With more people collecting more videos, photos and music every day, it’s no wonder that we’re almost constantly looking for somewhere to dump everything. Be it in the ever-ethereal cloud, or on countless external hard drives, we need to store our data somewhere. So it’s only sensible to invest in a sort of home-storage solution that works out of the box, has minimal setup, and can provide entertainment to everyone in your household. Which is exactly why the Seagate Central is the perfect addition to any home.
There’s not much you can do with a hard drive to make it look pretty. They’re pretty much designed to sit there and store your data, so Seagate have done their best in designing the Central to be as minimalistic as possible. The single internal hard drive is encased in a matte black box, which has a metal grille on top for improved ventilation. A subtle LED sits under the bottom right of the grille to let you know when the device is on, but apart from that there’s nothing else to see here. Around the back are three ports for power, gigabit Ethernet, and a USB port to plug in extra storage – though I would have liked the USB port to be placed a little bit further away, as some of my test USB sticks weren’t able to fit through.
At first glance the Central looks almost like a satellite cable box or old modem, but its simple looks means that it can blend into almost any home environment. Other network storage units tend to have a plethora of blinking lights which make them distracting in a darkened living room. The matte black design is a perfect fit for the Central, which makes hardly any noise when it’s powered up.
The Central has to be one of the easiest storage devices I’ve ever had to setup. I literally connected it to my router, powered it up, and within a few minutes it had appeared as a public share on my network. Of course, there’s an extra step where you have to log onto a web interface to finish setting up the device, but once that’s done it’s ready for use. The web interface itself is a bit basic, with often just having options to turn a feature off or on, rather than actually going in and tweaking certain settings. To some this might be fine, but to advanced users who want a bit more control, this will cause a few issues.
Rather than just using the Central as an offloading point for all your data, it does provide a variety of different features that are different from other storage devices. Using the downloadable Dashboard software, you can set the Central for three different modes: Protect will let you setup backup plans for both Windows and Mac, Share will automatically upload photos and videos to Facebook, and Save will automatically download photos and videos that you are tagged in on Facebook.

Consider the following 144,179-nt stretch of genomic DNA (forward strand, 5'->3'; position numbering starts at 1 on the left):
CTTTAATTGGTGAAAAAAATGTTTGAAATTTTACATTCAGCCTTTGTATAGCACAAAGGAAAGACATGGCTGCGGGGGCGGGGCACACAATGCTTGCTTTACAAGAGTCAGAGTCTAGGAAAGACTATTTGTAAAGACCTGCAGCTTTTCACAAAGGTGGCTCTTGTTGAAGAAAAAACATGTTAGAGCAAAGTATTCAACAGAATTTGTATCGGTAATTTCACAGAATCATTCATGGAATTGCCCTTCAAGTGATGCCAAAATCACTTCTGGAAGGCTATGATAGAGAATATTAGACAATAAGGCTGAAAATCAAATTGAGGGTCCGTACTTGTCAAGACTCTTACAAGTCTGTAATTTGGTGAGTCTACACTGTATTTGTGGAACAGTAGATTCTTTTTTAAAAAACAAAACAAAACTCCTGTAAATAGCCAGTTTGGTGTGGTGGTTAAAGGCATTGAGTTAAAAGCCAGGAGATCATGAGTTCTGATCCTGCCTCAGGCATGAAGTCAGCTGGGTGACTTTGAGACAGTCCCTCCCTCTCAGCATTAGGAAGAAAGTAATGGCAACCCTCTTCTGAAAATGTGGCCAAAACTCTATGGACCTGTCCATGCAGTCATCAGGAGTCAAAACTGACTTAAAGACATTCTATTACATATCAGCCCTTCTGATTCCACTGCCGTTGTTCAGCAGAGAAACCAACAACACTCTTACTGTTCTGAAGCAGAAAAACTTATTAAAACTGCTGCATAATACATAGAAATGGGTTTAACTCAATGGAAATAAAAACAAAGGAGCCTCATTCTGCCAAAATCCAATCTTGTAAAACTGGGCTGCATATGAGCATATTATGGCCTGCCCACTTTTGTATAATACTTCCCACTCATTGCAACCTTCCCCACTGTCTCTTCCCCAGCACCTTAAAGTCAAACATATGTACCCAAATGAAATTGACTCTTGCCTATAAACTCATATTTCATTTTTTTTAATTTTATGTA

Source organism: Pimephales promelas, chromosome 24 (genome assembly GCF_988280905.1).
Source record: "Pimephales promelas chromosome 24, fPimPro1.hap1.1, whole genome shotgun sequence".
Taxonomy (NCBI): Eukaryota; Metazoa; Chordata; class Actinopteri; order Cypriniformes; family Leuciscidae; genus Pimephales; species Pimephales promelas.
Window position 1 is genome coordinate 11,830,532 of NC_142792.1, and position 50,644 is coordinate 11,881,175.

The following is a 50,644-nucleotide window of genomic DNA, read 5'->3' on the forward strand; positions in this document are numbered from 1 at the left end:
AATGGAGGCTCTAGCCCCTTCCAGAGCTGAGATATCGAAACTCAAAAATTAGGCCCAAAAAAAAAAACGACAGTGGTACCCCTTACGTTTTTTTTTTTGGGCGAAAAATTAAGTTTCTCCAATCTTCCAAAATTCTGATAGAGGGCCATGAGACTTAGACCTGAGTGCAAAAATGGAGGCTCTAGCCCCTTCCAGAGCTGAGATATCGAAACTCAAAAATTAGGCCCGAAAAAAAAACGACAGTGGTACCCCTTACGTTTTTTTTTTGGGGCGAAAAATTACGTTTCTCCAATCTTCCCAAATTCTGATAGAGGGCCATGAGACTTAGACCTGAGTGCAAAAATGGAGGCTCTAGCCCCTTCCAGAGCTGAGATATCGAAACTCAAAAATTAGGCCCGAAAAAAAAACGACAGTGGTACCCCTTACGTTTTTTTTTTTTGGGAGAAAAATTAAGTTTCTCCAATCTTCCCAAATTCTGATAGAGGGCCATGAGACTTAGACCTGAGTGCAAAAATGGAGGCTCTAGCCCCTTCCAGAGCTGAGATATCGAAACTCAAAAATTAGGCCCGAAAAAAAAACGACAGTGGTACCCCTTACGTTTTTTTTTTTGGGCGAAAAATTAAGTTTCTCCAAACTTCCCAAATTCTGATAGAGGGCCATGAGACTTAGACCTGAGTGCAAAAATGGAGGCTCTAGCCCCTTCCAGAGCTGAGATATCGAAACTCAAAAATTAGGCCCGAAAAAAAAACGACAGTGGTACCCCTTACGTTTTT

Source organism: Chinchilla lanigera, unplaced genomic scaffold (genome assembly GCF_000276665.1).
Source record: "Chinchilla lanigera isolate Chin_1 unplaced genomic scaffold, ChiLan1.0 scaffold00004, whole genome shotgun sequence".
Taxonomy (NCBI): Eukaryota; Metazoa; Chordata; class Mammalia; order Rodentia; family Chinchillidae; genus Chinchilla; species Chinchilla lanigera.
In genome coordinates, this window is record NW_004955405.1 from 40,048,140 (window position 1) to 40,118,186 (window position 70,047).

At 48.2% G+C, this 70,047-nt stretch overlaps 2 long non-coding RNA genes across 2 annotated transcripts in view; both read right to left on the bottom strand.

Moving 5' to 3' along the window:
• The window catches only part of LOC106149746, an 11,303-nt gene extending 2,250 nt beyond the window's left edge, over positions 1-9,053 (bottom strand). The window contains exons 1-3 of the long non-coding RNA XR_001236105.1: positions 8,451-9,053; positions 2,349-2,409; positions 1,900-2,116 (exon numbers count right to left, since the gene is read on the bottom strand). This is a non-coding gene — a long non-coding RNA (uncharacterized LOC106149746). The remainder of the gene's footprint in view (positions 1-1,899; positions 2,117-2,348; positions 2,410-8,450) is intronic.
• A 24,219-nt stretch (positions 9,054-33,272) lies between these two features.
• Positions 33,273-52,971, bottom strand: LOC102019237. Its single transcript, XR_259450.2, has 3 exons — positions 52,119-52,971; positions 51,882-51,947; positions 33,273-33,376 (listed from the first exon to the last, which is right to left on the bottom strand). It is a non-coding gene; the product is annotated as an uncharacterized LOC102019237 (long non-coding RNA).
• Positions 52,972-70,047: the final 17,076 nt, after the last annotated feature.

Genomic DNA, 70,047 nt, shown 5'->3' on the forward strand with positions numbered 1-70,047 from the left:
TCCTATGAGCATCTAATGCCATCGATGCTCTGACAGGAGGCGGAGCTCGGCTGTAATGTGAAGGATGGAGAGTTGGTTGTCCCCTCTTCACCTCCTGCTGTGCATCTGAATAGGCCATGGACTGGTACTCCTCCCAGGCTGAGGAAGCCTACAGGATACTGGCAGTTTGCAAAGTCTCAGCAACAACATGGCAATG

As a network storage space, the Central simply has one ‘Public’ folder in which you can copy over all your data. There are three folders by default – Video, Photos, and Music, in which you can copy various files and then stream them around your network. One immediate downside I noticed here is that by default the device scans the entire drive for multimedia content – there doesn’t seem to be a way to specify a particular folder to scan, or to exclude other folders from the search.
While things like DLNA and iTunes streaming will work with almost any compatible device, Seagate does offer its own app for connecting to the Central, and also for remote access. When on the same network as the Central accessing it was flawless, with zero delay in streaming music or video. But when I tried accessing the Central from a remote location, it was often choppy and resulted in the app defaulting to downloading the file rather than streaming it. When using the web interface instead of the app it was easier to access files, but again streaming was a no-go. So if you’re thinking that the Central can be your new buddy for streaming hours of entertainment wherever you are, you might want to think again.
While the Central is a very capable media streaming server and storage solution, I can’t help but worry about the single hard drive that it holds. With no way for users to replace this drive, you need to be very careful about what you put on the Central, in the unfortunate event that the hard drive fails. It would have been great if Seagate squeezed in an extra internal drive so that users could take advantage of a RAID setup for protection, but sadly this is not the case.
The Seagate Central is a blissfully easy to setup and use, and provides more than enough storage in a sleek little device. But it’s iffy remote access might irritate some users who want to access or stream their files remotely. However for everyone else who’s looking to enjoy media around their home, the Seagate Central is a surefire choice to have.